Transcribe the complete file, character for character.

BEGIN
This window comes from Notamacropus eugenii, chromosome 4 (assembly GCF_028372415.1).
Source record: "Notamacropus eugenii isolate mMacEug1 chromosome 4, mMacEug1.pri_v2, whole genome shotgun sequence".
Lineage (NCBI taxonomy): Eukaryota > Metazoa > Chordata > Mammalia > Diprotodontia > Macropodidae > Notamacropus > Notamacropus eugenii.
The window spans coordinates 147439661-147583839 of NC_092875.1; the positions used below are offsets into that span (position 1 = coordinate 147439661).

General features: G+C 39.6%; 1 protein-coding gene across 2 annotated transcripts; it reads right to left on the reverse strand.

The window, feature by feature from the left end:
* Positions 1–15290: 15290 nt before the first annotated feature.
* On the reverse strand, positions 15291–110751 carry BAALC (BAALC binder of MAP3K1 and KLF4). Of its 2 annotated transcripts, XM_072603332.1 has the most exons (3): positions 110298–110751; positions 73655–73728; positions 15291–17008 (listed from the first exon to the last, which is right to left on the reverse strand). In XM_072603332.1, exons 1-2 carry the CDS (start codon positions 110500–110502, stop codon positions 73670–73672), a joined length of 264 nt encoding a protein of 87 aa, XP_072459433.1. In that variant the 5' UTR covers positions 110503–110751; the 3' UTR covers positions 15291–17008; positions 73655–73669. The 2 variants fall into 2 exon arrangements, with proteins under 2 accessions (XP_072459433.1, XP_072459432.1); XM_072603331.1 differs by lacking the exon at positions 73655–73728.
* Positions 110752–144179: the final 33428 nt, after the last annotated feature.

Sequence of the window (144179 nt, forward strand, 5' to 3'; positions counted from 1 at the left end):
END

This window comes from Notamacropus eugenii, chromosome 4 (assembly GCF_028372415.1).
Source record: "Notamacropus eugenii isolate mMacEug1 chromosome 4, mMacEug1.pri_v2, whole genome shotgun sequence".
Lineage (NCBI taxonomy): Eukaryota > Metazoa > Chordata > Mammalia > Diprotodontia > Macropodidae > Notamacropus > Notamacropus eugenii.
The window spans coordinates 147439661-147583839 of NC_092875.1; the positions used below are offsets into that span (position 1 = coordinate 147439661).

General features: G+C 39.6%; 1 protein-coding gene across 2 annotated transcripts; it reads right to left on the reverse strand.

The window, feature by feature from the left end:
* Positions 1–15290: 15290 nt before the first annotated feature.
* On the reverse strand, positions 15291–110751 carry BAALC (BAALC binder of MAP3K1 and KLF4). Of its 2 annotated transcripts, XM_072603332.1 has the most exons (3): positions 110298–110751; positions 73655–73728; positions 15291–17008 (listed from the first exon to the last, which is right to left on the reverse strand). In XM_072603332.1, exons 1-2 carry the CDS (start codon positions 110500–110502, stop codon positions 73670–73672), a joined length of 264 nt encoding a protein of 87 aa, XP_072459433.1. In that variant the 5' UTR covers positions 110503–110751; the 3' UTR covers positions 15291–17008; positions 73655–73669. The 2 variants fall into 2 exon arrangements, with proteins under 2 accessions (XP_072459433.1, XP_072459432.1); XM_072603331.1 differs by lacking the exon at positions 73655–73728.
* Positions 110752–144179: the final 33428 nt, after the last annotated feature.

Sequence of the window (144179 nt, forward strand, 5' to 3'; positions counted from 1 at the left end):